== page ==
On foreign policy, the summit reaffirmed the imperialist claims of the EU in the “Eastern Mediterranean” and the “southern neighbourhood”—i.e., in North and Central Africa. In the Eastern Mediterranean, the EU “remains committed to defending its interests and those of its Member States as well as to upholding regional stability,” the final declaration states.

Strong differences over Turkey were bypassed. On the one hand, the country was strongly condemned; on the other hand, the European Council reaffirmed “the EU’s strategic interest in the development of a cooperative and mutually beneficial relationship with Turkey.” Greece, Cyprus, and France were unable to assert themselves by demanding tough sanctions against Ankara.

Overall, the European summit was characterised by fierce national conflicts, which will continue to intensify. In the face of a deep economic crisis and growing social conflicts, Europe’s ruling classes are ruthlessly defending their own interests and fuelling nationalism.

This was most evident in the question that hovered over the entire summit but was not discussed there: Brexit.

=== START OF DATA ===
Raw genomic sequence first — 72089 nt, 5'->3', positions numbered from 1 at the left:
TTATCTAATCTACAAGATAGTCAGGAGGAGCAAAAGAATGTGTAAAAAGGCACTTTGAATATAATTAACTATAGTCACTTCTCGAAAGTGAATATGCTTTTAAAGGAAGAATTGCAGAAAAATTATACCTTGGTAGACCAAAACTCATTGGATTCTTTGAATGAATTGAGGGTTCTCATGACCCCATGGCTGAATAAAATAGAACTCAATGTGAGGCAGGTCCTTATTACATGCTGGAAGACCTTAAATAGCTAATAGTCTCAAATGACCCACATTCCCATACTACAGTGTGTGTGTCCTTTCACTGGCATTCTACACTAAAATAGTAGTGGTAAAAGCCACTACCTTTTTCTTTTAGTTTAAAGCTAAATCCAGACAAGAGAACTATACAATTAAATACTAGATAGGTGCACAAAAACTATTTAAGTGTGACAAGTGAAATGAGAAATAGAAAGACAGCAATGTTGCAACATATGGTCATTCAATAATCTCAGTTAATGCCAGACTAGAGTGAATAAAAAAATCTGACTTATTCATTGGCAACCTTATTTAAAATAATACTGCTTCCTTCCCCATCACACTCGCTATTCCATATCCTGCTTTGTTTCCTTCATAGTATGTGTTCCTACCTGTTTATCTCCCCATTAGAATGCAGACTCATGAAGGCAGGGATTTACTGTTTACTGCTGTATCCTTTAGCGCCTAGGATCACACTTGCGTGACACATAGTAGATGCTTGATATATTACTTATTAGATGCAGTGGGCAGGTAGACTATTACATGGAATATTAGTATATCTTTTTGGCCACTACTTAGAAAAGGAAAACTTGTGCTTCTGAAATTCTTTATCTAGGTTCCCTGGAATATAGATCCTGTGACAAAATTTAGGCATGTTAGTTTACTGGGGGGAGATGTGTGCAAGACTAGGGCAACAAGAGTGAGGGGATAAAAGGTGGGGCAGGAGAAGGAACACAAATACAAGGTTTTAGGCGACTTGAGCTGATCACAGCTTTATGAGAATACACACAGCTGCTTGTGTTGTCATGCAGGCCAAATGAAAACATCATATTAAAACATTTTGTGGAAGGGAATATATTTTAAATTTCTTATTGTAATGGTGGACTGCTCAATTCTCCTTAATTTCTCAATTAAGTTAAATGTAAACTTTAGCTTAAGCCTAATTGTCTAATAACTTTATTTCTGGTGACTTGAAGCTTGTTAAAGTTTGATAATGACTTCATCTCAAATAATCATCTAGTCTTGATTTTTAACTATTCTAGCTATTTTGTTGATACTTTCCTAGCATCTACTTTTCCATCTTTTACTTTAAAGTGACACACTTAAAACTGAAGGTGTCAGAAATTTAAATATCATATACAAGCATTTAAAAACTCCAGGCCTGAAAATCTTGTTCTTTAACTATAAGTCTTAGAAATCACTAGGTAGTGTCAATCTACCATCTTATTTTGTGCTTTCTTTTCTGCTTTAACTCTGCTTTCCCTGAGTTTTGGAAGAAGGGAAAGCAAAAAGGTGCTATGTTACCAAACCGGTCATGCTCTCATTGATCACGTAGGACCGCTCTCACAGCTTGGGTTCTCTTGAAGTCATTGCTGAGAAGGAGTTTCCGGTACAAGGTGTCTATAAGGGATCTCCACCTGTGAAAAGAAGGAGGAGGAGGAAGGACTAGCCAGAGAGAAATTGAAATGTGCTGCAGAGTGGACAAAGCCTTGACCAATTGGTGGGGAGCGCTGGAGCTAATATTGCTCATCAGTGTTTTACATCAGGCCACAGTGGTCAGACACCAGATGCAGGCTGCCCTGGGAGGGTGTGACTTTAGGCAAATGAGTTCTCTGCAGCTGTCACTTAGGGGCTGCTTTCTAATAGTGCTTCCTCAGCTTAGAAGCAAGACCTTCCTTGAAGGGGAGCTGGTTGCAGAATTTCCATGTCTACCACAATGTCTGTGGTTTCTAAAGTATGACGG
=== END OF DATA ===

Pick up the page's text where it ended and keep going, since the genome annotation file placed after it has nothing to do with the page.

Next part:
The evening before the summit, British Prime Minister Boris Johnson had met with EU Commission President Ursula von der Leyen for dinner in Brussels, but no agreement was reached. The probability of a hard Brexit with corresponding shock waves on December 31 has thus increased considerably.

Johnson has long since become a prisoner of the right-wing Brexit supporters, whom he encouraged. The EU is not prepared to make concessions because it fears that other countries will then demand concessions, undermining Franco–German dominance and causing the EU to disintegrate for good. “Because one thing is clear: the integrity of the internal market must be preserved,” said Chancellor Merkel, explaining the EU’s tough stance.

The unity of Europe, which is indispensable to advance the continent economically and raise the general standard of living, is not possible on a capitalist basis. The EU does not embody the unity of Europe; it is an instrument of powerful capitalist interests to oppress the working class and pursue imperialist goals. It is throwing the continent back into the same national conflicts that sparked two world wars in the last century.

The only way forward is the unification of the working class in a common struggle for a socialist programme against the European Union and for the United Socialist States of Europe.

Loading